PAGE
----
Who Was The Richest President

January 28, 2012 by staff 

Who Was The Richest President, John F. Kennedy was the scion of a business fortune. Billionaire Ross Perot’s success spurred his candidacy. Democrat John Kerry’s wife’s fortune dogged his.

Mitt Romney, the Republican former executive of buyout firm Bain Capital LLC, is among a line of well-heeled contenders for the White House, and the release of his tax return yesterday was part of an election-year ritual: a peek into their finances and the taxes that they pay. Romney made $21.6 million in 2010 — some $59,000 a day, weekends included, and paid $3 million in taxes, an effective rate of 13.9 percent.

His wealth and tax rate, less than half the top marginal rate on wage incomes, stand out against even his wealthy competitors, reflecting the fortune made in finance and the lower tax rate given to income from capital gains.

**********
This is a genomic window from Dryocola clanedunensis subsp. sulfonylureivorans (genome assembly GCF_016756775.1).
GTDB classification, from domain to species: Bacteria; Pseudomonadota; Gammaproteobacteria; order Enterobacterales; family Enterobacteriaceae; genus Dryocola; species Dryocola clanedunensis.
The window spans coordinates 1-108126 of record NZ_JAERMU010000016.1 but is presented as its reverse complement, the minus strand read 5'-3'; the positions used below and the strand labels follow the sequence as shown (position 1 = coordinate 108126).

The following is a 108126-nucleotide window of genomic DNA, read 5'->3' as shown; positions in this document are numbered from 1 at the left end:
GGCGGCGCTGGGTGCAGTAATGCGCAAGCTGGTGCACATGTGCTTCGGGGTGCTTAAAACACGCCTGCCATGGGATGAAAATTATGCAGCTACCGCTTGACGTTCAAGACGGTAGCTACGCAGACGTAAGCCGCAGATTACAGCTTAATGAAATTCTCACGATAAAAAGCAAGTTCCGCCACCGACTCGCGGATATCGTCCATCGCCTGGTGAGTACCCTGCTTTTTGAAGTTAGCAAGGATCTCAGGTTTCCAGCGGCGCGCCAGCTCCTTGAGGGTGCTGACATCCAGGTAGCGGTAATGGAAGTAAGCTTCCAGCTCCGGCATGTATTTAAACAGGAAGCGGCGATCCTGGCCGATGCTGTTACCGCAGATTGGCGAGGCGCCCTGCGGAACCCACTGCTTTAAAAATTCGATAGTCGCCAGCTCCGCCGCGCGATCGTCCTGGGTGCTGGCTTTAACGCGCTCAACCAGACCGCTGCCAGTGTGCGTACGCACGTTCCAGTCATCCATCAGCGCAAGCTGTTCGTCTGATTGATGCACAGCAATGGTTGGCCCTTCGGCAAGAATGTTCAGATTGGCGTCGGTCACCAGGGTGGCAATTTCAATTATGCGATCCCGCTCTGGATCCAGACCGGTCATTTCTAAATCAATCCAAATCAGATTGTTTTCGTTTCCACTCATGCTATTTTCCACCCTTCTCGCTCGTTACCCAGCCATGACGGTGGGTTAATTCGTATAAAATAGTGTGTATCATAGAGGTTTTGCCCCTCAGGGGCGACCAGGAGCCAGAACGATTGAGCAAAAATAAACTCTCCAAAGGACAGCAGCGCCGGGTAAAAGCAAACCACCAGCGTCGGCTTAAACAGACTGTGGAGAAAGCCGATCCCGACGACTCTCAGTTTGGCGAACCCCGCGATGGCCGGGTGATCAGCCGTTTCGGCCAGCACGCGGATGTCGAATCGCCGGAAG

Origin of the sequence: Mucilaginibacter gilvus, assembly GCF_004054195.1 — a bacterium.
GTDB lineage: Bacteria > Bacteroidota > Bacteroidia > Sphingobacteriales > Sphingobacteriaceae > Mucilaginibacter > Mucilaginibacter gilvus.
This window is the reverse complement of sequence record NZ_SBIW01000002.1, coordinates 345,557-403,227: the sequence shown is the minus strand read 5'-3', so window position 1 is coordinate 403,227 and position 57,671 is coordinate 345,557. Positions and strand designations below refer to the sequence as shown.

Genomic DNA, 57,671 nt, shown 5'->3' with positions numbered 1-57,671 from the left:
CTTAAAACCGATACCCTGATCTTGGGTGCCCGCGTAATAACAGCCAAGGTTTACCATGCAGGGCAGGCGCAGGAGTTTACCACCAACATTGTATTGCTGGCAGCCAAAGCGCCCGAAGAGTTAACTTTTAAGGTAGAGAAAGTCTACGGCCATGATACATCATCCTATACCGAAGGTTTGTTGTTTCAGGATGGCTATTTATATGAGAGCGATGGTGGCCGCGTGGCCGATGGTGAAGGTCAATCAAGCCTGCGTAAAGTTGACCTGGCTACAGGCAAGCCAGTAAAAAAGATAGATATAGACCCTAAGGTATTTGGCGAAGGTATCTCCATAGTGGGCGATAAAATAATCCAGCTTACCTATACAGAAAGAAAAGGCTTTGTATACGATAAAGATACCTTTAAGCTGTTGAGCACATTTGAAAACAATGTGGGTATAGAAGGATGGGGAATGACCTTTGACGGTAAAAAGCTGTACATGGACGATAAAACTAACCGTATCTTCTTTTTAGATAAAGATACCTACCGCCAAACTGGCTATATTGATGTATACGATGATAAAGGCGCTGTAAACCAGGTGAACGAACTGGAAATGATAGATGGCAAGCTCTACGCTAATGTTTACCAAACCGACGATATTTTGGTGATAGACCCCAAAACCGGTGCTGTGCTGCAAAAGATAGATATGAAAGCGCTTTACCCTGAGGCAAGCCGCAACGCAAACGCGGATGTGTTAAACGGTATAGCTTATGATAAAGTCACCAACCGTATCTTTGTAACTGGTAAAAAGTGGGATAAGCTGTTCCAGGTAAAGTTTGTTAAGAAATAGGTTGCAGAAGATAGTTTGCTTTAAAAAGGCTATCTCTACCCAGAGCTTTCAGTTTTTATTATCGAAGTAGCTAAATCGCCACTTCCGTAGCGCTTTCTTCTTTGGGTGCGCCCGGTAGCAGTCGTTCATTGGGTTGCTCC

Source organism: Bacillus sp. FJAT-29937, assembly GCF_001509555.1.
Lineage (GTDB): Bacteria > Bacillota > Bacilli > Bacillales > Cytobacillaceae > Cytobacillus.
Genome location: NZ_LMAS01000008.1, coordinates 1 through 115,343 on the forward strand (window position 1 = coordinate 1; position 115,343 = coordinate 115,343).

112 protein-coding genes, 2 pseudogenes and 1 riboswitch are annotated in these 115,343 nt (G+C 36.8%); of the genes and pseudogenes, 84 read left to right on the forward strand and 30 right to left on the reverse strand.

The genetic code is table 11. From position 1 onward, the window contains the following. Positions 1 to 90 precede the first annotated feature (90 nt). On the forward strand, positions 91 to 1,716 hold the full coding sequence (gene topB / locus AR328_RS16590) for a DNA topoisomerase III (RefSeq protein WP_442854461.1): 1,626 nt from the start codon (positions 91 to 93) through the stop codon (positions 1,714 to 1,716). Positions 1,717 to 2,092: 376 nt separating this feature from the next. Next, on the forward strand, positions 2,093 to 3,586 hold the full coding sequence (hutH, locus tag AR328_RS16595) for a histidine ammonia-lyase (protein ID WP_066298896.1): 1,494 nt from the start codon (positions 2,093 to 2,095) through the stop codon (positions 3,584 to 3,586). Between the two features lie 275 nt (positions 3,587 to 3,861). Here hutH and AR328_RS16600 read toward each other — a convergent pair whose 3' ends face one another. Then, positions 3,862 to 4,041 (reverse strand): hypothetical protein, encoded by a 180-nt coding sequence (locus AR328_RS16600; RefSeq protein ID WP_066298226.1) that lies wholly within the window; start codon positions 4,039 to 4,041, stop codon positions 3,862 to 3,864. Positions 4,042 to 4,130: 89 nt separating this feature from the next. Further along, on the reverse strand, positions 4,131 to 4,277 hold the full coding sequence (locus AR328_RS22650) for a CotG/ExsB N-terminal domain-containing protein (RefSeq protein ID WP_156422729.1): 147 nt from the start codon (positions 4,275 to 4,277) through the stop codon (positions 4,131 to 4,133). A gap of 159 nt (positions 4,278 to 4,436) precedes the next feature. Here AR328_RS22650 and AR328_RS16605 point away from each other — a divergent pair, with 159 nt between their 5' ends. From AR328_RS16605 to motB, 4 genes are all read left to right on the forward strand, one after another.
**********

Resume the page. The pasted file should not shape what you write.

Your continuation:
“He’s got an awful lot of money,” said Roberton Williams, ananlyst with the non-partisan Tax Policy Center in Washington. “It puts him not just in the top 1 percent, or the top tenth of one percent — he’s way, way up there.”

Republican rival Newt Gingrich, whose $3.14 million income included speaking fees, paid 32 percent of that in taxes. President Barack Obama, moonlighting as a best-selling author, paid 26 percent of his $1.7 million income as taxes in 2010.

“What’s clearly the case is people with a lot of investment income pay much less tax on that income than people who make that income from working,” Williams said. “That’s the way our system is set up.”

Romney’s wealth has figured prominently in a Republican presidential contest at a time when the U.S. economy is still struggling to replace the jobs that were lost in a recession that was fueled by Wall Street’s credit crisis.

Gingrich has questioned whether Romney’s fortune was made at the expense of workers at the companies he acquired, an issue raised by a film Gingrich supporters released before the South Carolina primary. In Congress, Romney’s returns reignited a debate on the tax treatment of so-called carried interest, which provides a relative handful of investment executives with preferential tax rates.

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